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A night at the theater doesn’t usually bring to mind issues of safety and working conditions, but Marquis Scholar Kim Corbett of Clifton, N.J., a graduate of Clifton H.S., is taking a close look at those for her senior honors project in mechanical engineering.

Corbett hopes to design an improved fall-protection system, the apparatus that stagehands must wear when working high up in the lights or otherwise climbing in the rafters to make sure the show goes on.

“In the theater, a lot of work takes place up there, including rigging equipment and operating spotlights, ” says Corbett, a theater minor.

She says the U.S. Occupational Safety and Health Administration requires anyone employed more than six feet off the ground to wear the fall-protection system. In addition, there has to be a way to retrieve the person after a mishap without having to call the fire department.

Yet the full-body harness, which won’t let a person fall even if they flip over and hang upside down, is cumbersome and uncomfortable, and restricts stagehands’ freedom, says Corbett, who hopes to come up with a more workable model.

Her advisers in the project, entitled “Aesthetics and Regulations: Compromise in the American Theater,” are Steven M. Nesbit, associate professor of mechanical engineering, and Michael C. O’Neill, director of theater.

“The design component is a major part of the project,” Corbett says. “But I’m also looking at safety in the theater in general. I’m interviewing alumni who are professionals in New York, as well as people at local theaters. I’m excited about this project because mechanical engineering and theater have been the focus of my undergraduate studies and extracurricular activities. The opportunity to overlap the two intrigues me and fits in with my career goals.”

She says she is in the preliminary research phase, pondering several theater spaces to come up with a fall-protection system that is adaptable to all of them and that also increases the freedom of both set and lighting design.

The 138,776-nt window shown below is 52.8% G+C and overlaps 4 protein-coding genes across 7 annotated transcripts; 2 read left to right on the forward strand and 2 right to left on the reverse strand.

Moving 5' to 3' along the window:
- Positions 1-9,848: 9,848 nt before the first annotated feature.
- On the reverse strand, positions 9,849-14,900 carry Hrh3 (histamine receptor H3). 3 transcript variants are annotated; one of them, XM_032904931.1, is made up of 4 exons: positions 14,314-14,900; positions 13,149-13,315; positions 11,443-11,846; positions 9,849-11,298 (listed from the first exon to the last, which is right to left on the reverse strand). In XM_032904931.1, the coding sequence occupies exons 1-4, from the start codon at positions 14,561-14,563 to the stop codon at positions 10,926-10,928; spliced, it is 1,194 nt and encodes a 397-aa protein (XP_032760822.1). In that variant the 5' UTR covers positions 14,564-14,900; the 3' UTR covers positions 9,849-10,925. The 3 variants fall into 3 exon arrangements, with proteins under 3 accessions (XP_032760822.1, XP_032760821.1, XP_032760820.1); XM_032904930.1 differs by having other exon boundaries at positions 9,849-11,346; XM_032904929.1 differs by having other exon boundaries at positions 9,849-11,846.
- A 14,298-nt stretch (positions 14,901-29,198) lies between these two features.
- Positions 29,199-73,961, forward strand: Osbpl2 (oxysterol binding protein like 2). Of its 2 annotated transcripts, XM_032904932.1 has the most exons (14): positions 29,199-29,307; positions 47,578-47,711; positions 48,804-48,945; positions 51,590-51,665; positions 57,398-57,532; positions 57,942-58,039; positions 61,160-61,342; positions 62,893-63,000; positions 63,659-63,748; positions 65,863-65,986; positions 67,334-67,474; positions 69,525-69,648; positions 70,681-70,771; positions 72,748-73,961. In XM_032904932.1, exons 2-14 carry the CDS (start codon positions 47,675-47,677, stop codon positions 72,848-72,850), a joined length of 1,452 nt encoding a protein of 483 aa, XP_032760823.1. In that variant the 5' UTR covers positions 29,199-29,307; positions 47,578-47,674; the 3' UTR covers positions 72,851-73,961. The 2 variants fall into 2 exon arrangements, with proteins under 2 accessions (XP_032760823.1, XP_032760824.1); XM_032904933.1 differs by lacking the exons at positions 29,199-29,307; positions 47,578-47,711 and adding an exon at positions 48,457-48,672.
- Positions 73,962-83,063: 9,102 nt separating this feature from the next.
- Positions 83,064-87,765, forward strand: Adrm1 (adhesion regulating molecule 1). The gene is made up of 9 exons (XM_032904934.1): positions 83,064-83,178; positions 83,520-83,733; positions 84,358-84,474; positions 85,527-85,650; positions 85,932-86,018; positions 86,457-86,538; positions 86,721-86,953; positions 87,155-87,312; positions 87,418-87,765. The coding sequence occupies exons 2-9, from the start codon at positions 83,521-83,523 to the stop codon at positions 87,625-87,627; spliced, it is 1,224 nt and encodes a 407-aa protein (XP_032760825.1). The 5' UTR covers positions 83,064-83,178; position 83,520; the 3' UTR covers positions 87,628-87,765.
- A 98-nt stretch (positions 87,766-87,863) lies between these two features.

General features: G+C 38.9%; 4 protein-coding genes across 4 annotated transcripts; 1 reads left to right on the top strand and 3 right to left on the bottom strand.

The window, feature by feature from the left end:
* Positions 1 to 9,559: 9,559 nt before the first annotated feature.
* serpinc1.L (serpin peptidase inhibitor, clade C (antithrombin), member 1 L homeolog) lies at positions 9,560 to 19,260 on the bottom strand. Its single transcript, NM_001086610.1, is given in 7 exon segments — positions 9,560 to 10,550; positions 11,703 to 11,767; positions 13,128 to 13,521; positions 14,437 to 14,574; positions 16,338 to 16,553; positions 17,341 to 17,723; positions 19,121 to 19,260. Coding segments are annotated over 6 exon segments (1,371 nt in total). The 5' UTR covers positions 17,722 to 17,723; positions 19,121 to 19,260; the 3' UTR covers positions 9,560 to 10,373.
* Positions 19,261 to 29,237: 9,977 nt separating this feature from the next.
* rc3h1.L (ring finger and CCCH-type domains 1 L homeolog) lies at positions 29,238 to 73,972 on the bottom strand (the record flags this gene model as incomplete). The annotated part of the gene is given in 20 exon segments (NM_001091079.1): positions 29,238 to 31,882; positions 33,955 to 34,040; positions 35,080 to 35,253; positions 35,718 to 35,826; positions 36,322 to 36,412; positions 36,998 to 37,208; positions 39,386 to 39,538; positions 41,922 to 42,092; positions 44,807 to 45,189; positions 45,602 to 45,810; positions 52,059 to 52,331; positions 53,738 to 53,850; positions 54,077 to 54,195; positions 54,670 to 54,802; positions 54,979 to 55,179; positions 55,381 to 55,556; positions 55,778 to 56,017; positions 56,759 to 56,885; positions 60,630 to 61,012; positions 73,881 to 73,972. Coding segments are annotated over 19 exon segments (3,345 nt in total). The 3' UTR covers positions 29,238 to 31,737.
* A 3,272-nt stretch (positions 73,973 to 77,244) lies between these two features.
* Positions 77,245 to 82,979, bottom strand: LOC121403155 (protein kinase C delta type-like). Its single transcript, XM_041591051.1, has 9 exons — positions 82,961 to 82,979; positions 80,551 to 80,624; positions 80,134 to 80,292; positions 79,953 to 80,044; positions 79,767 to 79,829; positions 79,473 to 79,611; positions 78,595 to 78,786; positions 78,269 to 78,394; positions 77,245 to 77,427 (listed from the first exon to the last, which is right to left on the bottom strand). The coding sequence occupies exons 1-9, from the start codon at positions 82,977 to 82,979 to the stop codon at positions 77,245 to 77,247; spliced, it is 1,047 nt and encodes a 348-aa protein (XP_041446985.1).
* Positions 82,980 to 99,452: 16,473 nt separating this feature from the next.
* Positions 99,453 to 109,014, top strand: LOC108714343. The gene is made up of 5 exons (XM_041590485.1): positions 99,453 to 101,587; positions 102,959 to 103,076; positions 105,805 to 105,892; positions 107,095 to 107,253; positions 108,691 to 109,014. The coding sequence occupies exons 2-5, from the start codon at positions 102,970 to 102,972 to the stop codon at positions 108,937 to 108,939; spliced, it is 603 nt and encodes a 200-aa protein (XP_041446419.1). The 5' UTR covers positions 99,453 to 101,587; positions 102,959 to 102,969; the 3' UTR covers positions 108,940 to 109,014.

Corbett, who prefers the backstage to the limelight, tried her hand at acting this semester to get a more rounded view of theater work, playing Mrs. Baines in the Lafayette College Theater production of George Bernard Shaw’s Major Barbara.

“In order to design, a set it’s important to understand how everybody works together,” says Corbett, who was also assistant director of the production.

Her experience in theater is extensive. Major Barbara was her 11th College Theater production in technical roles. She has also worked with Lafayette’s Marquis Players’ annual musical productions for charity for three years and has assisted with technical aspects of many professional performances at the Williams Center. Most recently, she ran backstage effects for Philadelphia dancer-choreographer Rennie Harris’ presentation of the “hip-hop opera” Rome and Jewels in October. She is currently working on the set design for Lafayette College Theater’s production of The Nativity on November 29-30 and December 1-2.

Corbett says Lafayette has enabled her to combine her areas of interest neatly. “I think the opportunities I have been given at Lafayette, especially in the theater program, are second to none,” she adds. “I have gotten hands-on experience that many students do not get until their final years in a theater major at other schools.

“Additionally, my opportunity to work with faculty from both departments, whenever I have a question, is phenomenal. They are very willing to listen and give attention to each student.”

Corbett is a member of Tau Beta Pi, the national engineering honor society, and the campus chapter of the American Society of Mechanical Engineers. As a Writing Associate in the College Writing Program, she is helping students in the First-Year Seminar “Distant Mirrors, Performing Selves,” taught by O’Neill. She is a tour guide for the admissions office and plays in the Pep Band, the flute ensemble, and the Concert Orchestra.

Categorized in: Academic News